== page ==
Brad Shuck

Professor, Human Resource and Organizational Development
College of Education and Human Development

Around 2006 Brad Shuck, a College of Education and Human Development professor who specializes in organizational culture, was supervising a team of 25 or so employees and looking for ways to grow as a leader.

So, he attended a presentation at his university on a topic in an emerging field – employee engagement.

“(The speaker) was talking about workplaces where people can live their best life, where people can flourish, where people are healthy, where they’ve got friends at work and where they’re supported by their colleagues,” he said. “As a young leader, I thought, how do I do that for my team? What can I do to help make their lives a little bit better through their work?”

That presentation changed the course of Shuck’s career (and gained him a mentor). Now a leading researcher in employee engagement in his own right, Shuck wants to change the way the world works – literally.

“I want people to live better lives through their work, not just go to work,” he said. “And I think that’s the future.”

Now a topic that is highly discussed thanks to cultural shifts like the Great Resignation, the concept of employee engagement was somewhat abstract when Shuck began studying it. His own first presentation nearly two decades ago on the subject was done to a mostly empty room.

“I dedicated the next 15 years of my life to dissecting that concept, coming up with what I think are really innovative ways to look at, to measure and then to apply those things in practice inside organizations,” he said.

The first challenge was how to explain employee engagement. Shuck and his colleagues conceptualized a framework for how to define it, eventually creating a predictive data intelligence software to help companies better understand organizational culture. Shuck licensed that technology and began OrgVitals, a startup which provides employers the tools to cultivate an environment that retains talent and makes employee wellbeing a priority.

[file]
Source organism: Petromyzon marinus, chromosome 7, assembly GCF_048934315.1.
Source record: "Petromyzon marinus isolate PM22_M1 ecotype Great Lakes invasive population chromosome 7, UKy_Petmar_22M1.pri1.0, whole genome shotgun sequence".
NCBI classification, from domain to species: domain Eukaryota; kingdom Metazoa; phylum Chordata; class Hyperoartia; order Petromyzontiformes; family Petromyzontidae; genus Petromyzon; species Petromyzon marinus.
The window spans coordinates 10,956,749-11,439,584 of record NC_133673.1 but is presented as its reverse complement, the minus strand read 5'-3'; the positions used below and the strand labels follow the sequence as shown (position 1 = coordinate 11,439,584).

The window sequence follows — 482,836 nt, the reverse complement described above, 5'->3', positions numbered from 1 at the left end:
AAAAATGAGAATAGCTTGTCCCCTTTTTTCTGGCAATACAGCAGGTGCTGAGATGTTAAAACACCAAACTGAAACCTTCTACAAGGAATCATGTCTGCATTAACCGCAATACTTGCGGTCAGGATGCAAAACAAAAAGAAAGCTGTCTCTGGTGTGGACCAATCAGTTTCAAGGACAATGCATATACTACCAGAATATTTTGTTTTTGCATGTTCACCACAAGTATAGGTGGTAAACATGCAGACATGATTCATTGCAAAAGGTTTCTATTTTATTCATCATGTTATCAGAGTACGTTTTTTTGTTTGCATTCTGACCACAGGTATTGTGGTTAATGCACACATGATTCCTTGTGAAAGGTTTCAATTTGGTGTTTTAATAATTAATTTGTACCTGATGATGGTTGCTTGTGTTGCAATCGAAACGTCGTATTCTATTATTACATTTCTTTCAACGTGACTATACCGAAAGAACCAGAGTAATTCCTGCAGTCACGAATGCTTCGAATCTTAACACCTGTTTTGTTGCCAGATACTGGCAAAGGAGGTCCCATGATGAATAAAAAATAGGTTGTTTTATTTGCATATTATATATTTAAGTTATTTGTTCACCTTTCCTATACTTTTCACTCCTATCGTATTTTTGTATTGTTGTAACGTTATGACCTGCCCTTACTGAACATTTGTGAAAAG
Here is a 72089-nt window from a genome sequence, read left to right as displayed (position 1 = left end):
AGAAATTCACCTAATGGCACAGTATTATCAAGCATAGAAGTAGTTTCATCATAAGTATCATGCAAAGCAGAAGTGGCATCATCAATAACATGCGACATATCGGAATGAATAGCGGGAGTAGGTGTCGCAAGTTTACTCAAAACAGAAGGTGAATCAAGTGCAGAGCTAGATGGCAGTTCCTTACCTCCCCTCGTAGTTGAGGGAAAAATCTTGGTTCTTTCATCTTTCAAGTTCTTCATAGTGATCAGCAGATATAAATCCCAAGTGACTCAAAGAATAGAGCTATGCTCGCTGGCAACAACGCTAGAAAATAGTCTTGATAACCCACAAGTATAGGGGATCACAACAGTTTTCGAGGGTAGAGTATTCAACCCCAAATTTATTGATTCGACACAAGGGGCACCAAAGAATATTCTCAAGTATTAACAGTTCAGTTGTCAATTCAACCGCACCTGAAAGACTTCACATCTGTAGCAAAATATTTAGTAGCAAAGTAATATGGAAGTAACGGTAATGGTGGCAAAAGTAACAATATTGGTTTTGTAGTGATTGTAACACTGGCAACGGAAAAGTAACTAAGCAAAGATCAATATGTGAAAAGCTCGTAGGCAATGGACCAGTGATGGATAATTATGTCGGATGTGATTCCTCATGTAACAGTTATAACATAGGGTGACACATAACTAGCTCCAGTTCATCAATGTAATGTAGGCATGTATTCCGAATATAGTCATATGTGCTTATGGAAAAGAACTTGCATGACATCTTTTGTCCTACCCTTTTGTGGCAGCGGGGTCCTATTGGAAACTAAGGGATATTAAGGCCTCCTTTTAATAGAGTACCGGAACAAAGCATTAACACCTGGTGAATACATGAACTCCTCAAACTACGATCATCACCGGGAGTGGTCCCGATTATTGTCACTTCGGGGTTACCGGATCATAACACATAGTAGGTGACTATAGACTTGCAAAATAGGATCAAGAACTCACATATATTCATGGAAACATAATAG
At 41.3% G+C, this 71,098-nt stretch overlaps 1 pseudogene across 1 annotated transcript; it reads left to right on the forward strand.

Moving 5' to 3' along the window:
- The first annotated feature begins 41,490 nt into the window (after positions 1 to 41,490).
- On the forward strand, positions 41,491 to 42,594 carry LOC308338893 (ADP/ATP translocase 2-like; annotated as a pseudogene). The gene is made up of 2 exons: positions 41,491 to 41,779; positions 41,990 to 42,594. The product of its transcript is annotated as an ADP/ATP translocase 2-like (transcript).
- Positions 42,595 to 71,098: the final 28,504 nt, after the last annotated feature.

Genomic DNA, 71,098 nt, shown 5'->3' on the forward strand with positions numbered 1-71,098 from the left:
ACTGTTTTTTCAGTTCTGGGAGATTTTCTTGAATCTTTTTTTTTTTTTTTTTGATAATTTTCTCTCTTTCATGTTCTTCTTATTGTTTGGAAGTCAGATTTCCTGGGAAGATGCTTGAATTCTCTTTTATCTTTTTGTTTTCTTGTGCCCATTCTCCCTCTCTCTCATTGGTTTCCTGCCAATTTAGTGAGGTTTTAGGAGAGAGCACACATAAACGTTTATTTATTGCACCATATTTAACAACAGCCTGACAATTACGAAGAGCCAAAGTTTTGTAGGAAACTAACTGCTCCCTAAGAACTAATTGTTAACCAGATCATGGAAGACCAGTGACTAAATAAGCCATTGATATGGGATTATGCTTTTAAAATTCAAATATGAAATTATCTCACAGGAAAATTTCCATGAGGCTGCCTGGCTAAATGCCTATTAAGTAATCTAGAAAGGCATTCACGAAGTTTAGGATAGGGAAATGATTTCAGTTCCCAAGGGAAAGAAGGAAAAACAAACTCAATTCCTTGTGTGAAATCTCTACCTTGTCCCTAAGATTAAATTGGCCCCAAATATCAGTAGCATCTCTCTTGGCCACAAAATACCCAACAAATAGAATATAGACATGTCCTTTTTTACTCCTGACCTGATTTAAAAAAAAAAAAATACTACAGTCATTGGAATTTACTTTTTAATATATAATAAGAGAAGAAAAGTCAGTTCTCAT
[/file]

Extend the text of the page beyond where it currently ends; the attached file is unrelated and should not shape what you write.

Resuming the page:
But it’s his latest efforts that resulted in a groundbreaking discovery in the field.

Leading a team of researchers from across UofL, including the College of Arts and Sciences, School of Medicine and the Envirome Institute, Shuck completed a study that for the first time connected workplace culture with biological health and coined the concept of “Work Determinants of Health.”

“When it comes to Work Determinants of Health, what we’re really talking about is the social and emotional environment of culture. How does it feel to work here? Do I belong? Am I included? Can I raise my hand? Do I feel like I’m supported? Can I engage?,” he said. “What we found is that there’s an undeniable connection between how you experience your work and how your body physiologically responds and your risk for long term chronic disease.”

Simply put, yes, work can make you sick.

“The things that are happening today could impact you 10 years from now and these are the early warning bells that are going off that are saying this is not good. And if we don’t pay attention to those things, we can develop things like hypertension and heart disease and type 2 diabetes and depression,” he said.

Shuck’s goal is for his research to reframe what work looks like, contributing to a cultural shift.

“In 10 years, the future of work is going to look decidedly different than it does today,” he said. “I think the employee will rebalance and re-empower their own lives through their work. And I think organizations will respond in a really healthy way.”

It’s a shift that Shuck is implementing in his own workspace and one that he sees beginning to gain traction at UofL. He is grateful his colleagues and leaders have allowed him to explore his passions to impact the greater good.

“I tell organizations all the time: There are two things that are driving your culture right now and that’s purpose and belonging,” he said. “And to the degree that I can see meaning in my work, I feel supported. I can do anything.”